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The degree of connectedness among test groups (TG) of bulls tested in central evaluation stations from 1988 to 2000 in Ontario, Canada, was evaluated using the following methods: average prediction error variance of the difference between estimated breeding values (PEVD), variance of estimated differences between test group effects (VED), connectedness rating (CR), and total number of direct genetic links between test groups (GLT). The model used in the analysis included the effects of breed and TG (fixed) and animal (random). PEVD was assumed the most adequate measure of connectedness and results from the alternative methods VED, CR, and GLT were compared against it. Models to predict the average PEVD of pairs of TG and the average PEVD of each TG with all other TG on the basis of VED, CR, and GLT were developed. Results from all measures of connectedness indicated an unfavorable trend in the degree of connectedness after 1994. The average PEVD of pairs of TG can be better predicted on the basis of the model that includes GLT. The average PEVD of each TG with all other TG can be better predicted on the basis of models that include either CR or GLT. Connectedness among TG of centrally tested beef bulls can be adequately assessed for specific pairs of TG or overall for each TG with all other TG using GLT.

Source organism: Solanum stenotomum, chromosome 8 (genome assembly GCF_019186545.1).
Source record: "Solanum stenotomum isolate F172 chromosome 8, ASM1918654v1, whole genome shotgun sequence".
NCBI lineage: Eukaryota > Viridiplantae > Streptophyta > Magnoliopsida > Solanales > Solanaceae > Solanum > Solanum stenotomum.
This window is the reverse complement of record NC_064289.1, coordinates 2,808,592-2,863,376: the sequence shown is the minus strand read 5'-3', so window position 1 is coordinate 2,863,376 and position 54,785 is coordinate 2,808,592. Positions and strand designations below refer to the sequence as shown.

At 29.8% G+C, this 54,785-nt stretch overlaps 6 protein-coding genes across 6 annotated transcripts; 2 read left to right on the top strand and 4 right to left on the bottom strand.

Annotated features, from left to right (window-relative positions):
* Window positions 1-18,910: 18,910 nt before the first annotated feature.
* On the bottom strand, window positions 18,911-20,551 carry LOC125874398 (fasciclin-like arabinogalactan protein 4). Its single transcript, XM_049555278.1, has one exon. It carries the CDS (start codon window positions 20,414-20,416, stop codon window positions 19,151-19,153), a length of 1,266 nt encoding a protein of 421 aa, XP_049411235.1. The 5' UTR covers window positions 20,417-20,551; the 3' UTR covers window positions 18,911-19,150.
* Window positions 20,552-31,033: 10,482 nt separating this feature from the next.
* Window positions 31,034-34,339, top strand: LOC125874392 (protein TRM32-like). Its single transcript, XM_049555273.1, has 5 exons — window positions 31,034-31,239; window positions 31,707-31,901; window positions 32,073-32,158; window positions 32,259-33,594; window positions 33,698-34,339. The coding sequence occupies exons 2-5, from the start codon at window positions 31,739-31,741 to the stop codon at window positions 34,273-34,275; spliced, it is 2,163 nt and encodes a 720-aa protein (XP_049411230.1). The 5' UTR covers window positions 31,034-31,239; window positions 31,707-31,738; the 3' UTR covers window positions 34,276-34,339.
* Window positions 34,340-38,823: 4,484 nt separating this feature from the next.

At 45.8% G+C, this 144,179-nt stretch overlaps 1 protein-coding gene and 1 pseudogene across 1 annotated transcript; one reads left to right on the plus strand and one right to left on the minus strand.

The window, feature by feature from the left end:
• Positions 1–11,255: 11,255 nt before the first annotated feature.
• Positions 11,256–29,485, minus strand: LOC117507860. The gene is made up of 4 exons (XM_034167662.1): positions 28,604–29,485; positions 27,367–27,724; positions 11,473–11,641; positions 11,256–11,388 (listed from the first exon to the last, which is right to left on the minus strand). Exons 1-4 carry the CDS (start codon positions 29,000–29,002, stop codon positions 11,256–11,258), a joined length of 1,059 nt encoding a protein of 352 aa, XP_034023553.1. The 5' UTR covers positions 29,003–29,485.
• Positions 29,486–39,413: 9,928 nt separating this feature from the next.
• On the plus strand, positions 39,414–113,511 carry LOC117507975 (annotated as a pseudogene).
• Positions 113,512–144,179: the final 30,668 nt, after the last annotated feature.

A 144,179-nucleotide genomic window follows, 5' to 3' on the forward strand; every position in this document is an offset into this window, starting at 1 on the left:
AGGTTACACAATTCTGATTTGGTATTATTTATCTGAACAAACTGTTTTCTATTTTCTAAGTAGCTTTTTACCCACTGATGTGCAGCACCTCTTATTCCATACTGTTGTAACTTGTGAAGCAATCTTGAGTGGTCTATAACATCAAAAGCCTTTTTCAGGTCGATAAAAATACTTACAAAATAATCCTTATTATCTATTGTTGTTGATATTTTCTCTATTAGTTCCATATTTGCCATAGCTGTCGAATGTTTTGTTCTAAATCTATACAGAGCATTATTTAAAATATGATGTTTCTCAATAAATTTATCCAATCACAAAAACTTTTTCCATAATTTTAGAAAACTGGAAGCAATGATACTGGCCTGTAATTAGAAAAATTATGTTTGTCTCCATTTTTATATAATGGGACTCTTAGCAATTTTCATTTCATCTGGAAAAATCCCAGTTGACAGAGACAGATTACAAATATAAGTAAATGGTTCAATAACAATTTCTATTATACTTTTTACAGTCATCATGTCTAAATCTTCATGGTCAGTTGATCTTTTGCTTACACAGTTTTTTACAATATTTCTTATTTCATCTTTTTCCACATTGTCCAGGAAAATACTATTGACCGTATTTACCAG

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This work aimed at estimating the genetic effects that affect the pre-weaning performance of animals from multibreed crosses. In order to do so, it was used information of the weight at weaning of 79,521 animals, sired by 1,020 bulls and 61,898 cows from Aberdeen Angus and Nellore breeds and from many genetic groups resulted from their crosses. Five genetic models were tested: model 1, containing the fixed breed genetic effects (additive direct and maternal effects, heterozygote direct and maternal effects, epystatic direct and maternal effects, joint additive direct and maternal effects); model 2, equal to model 1, excluding direct and maternal joint additive effects; model 3, equal to model 1, excluding direct and maternal epystatic effects; model 4, equal to model 1, excluding direct and maternal epystactic effect and direct and maternal joint additive effects; and model 5, equal to model 1, excluding direct and maternal heterozygotic effects, direct and maternal epystatic effects and direct and maternal joint additive effects. The models were analyzed by the following methods: least square means method, ridge regression method, and the restricted maximum likelihood method. The dominant additive models usually used for genetic evaluations do not give a good description of the pre-weaning performance variations, making it necessary to add the heterozygote and epystatic effects; the joint additive effects do not significantly improve the adjustment of the analysis model and the heterozygote effects are efficient in representing a quadratic breed additive effect, in addition to insert an unnecessary bias assigned to multicollinearity related to the joint additive effects.